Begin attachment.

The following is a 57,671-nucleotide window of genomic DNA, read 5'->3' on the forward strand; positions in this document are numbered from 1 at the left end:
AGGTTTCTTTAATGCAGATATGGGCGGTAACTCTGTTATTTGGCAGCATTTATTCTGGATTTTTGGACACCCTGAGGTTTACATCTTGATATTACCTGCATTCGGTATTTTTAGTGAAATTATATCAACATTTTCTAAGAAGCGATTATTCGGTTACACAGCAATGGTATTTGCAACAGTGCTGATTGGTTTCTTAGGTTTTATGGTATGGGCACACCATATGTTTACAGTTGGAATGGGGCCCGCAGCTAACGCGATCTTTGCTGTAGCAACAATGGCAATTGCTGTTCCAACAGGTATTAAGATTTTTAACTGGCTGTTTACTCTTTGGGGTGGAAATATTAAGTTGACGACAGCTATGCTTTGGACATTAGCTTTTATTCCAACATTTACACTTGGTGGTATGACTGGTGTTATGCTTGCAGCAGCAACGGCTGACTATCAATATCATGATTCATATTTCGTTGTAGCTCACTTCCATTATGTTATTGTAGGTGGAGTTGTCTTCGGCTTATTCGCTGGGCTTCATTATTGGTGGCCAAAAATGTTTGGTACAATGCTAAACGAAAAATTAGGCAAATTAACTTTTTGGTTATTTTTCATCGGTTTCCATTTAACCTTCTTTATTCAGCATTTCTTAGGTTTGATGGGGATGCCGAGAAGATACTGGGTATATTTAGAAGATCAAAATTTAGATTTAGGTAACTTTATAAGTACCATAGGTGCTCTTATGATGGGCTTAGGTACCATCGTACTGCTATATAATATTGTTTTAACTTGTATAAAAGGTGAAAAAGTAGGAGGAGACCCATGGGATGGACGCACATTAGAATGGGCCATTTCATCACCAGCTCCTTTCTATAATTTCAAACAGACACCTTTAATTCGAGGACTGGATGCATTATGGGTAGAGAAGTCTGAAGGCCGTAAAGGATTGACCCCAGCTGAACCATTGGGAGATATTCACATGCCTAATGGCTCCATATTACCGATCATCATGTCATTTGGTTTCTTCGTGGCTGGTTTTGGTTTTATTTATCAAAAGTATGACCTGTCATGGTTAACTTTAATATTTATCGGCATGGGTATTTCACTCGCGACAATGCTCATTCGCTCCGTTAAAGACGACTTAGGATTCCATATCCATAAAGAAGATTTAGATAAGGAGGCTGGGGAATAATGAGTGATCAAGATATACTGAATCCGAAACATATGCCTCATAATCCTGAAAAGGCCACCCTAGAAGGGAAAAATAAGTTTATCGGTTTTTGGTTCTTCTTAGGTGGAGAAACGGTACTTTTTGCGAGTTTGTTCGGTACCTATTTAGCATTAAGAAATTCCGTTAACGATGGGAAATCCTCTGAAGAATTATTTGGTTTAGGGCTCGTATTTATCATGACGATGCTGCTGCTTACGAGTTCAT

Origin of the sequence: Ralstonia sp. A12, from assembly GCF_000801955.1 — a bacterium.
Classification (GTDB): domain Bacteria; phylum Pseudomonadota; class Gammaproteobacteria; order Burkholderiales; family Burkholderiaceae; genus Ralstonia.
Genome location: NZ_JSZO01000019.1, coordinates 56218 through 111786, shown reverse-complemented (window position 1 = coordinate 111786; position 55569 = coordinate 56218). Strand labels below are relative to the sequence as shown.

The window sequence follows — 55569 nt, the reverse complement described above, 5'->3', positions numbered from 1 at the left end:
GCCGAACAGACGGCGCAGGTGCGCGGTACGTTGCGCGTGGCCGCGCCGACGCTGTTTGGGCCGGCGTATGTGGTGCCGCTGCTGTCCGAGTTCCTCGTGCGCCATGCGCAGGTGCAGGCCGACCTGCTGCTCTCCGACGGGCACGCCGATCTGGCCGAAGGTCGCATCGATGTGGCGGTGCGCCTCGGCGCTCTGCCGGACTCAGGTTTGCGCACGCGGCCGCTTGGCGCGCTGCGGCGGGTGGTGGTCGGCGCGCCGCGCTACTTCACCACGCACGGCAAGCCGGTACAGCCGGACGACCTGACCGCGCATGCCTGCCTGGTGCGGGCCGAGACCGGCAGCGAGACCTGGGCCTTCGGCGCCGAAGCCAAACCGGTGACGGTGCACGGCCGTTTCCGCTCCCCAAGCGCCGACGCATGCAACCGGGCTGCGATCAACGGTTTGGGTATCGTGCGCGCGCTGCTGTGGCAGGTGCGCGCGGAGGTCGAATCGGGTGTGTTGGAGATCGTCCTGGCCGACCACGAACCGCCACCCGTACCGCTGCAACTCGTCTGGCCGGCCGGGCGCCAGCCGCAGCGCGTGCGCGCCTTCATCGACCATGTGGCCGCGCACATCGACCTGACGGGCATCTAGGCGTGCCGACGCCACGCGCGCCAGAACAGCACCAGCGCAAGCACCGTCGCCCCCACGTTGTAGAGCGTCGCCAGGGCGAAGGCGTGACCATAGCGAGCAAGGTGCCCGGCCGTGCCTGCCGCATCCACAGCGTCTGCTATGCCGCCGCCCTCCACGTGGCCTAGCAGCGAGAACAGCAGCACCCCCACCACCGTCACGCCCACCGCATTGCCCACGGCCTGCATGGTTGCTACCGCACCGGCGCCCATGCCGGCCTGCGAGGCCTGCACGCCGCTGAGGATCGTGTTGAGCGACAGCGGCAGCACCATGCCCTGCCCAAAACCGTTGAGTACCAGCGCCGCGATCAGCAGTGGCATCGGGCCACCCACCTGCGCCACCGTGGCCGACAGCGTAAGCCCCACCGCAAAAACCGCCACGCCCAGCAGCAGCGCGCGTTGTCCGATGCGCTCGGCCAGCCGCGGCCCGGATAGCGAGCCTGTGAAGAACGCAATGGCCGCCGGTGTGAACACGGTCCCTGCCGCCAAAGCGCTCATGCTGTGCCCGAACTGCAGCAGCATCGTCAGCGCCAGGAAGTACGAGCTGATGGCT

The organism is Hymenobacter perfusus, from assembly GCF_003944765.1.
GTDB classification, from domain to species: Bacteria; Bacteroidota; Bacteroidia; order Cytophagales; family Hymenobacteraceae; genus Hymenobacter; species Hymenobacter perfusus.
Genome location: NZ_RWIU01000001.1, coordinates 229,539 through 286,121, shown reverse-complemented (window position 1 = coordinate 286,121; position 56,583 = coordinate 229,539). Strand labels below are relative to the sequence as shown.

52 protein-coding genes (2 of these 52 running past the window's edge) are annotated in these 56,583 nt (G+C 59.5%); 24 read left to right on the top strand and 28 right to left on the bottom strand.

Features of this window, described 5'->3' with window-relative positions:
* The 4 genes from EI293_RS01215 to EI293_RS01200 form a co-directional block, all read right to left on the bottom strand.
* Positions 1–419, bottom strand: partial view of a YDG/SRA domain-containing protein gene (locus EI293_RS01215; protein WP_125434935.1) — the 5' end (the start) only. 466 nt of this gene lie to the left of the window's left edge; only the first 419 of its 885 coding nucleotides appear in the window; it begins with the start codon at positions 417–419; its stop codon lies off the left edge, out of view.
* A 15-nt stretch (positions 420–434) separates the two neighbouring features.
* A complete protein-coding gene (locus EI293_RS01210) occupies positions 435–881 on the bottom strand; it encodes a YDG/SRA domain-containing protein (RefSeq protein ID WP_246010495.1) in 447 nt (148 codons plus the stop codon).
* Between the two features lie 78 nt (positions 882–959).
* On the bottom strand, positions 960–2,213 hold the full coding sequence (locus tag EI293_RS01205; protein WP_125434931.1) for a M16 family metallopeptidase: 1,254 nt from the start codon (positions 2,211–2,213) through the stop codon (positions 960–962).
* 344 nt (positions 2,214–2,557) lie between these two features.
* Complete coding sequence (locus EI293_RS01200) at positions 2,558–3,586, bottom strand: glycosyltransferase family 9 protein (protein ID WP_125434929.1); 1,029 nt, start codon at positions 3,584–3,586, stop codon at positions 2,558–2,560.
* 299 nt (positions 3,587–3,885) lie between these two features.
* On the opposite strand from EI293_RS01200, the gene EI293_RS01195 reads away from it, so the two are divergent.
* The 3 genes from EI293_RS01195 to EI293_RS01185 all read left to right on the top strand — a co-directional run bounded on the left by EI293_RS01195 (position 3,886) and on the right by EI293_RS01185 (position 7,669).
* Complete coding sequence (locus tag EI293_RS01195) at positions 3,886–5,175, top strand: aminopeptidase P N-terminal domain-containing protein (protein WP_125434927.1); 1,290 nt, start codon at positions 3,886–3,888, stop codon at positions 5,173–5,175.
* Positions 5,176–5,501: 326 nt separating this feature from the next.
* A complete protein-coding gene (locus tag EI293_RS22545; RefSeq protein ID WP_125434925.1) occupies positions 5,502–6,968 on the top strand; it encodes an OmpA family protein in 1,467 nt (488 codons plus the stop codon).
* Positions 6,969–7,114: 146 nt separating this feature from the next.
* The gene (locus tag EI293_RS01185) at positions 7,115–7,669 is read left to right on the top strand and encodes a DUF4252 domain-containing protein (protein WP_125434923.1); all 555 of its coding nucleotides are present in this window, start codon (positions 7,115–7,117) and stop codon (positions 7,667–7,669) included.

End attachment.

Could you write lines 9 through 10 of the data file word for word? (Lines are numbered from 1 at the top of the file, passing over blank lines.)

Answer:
GTDB classification, from domain to species: Bacteria; Bacteroidota; Bacteroidia; order Cytophagales; family Hymenobacteraceae; genus Hymenobacter; species Hymenobacter perfusus.
Genome location: NZ_RWIU01000001.1, coordinates 229,539 through 286,121, shown reverse-complemented (window position 1 = coordinate 286,121; position 56,583 = coordinate 229,539). Strand labels below are relative to the sequence as shown.